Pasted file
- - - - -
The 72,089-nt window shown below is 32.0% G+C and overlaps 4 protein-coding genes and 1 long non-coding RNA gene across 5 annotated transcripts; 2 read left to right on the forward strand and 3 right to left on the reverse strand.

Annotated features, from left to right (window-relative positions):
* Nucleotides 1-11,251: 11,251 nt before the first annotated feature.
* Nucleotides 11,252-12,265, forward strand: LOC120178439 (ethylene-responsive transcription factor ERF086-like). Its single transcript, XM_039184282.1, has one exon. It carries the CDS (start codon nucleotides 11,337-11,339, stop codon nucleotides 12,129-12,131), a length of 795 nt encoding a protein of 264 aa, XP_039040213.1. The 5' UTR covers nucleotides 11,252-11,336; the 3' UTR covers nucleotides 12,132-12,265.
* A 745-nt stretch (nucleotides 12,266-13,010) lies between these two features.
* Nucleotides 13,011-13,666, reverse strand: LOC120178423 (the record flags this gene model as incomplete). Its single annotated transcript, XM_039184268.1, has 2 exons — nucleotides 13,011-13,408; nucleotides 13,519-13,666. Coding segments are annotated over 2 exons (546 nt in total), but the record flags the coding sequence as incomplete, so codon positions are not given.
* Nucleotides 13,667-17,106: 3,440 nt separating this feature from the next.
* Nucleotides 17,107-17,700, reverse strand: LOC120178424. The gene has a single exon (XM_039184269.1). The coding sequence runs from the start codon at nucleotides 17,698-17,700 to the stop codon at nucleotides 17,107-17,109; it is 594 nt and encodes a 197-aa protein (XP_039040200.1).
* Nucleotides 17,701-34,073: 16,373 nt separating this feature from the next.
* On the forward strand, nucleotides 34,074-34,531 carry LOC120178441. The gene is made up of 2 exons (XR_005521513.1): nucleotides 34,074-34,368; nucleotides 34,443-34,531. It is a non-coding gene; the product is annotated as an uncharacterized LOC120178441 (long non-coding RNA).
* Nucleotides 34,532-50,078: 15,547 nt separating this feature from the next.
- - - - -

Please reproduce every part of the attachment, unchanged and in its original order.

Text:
The 72,089-nt window shown below is 32.0% G+C and overlaps 4 protein-coding genes and 1 long non-coding RNA gene across 5 annotated transcripts; 2 read left to right on the forward strand and 3 right to left on the reverse strand.

Annotated features, from left to right (window-relative positions):
* Nucleotides 1-11,251: 11,251 nt before the first annotated feature.
* Nucleotides 11,252-12,265, forward strand: LOC120178439 (ethylene-responsive transcription factor ERF086-like). Its single transcript, XM_039184282.1, has one exon. It carries the CDS (start codon nucleotides 11,337-11,339, stop codon nucleotides 12,129-12,131), a length of 795 nt encoding a protein of 264 aa, XP_039040213.1. The 5' UTR covers nucleotides 11,252-11,336; the 3' UTR covers nucleotides 12,132-12,265.
* A 745-nt stretch (nucleotides 12,266-13,010) lies between these two features.
* Nucleotides 13,011-13,666, reverse strand: LOC120178423 (the record flags this gene model as incomplete). Its single annotated transcript, XM_039184268.1, has 2 exons — nucleotides 13,011-13,408; nucleotides 13,519-13,666. Coding segments are annotated over 2 exons (546 nt in total), but the record flags the coding sequence as incomplete, so codon positions are not given.
* Nucleotides 13,667-17,106: 3,440 nt separating this feature from the next.
* Nucleotides 17,107-17,700, reverse strand: LOC120178424. The gene has a single exon (XM_039184269.1). The coding sequence runs from the start codon at nucleotides 17,698-17,700 to the stop codon at nucleotides 17,107-17,109; it is 594 nt and encodes a 197-aa protein (XP_039040200.1).
* Nucleotides 17,701-34,073: 16,373 nt separating this feature from the next.
* On the forward strand, nucleotides 34,074-34,531 carry LOC120178441. The gene is made up of 2 exons (XR_005521513.1): nucleotides 34,074-34,368; nucleotides 34,443-34,531. It is a non-coding gene; the product is annotated as an uncharacterized LOC120178441 (long non-coding RNA).
* Nucleotides 34,532-50,078: 15,547 nt separating this feature from the next.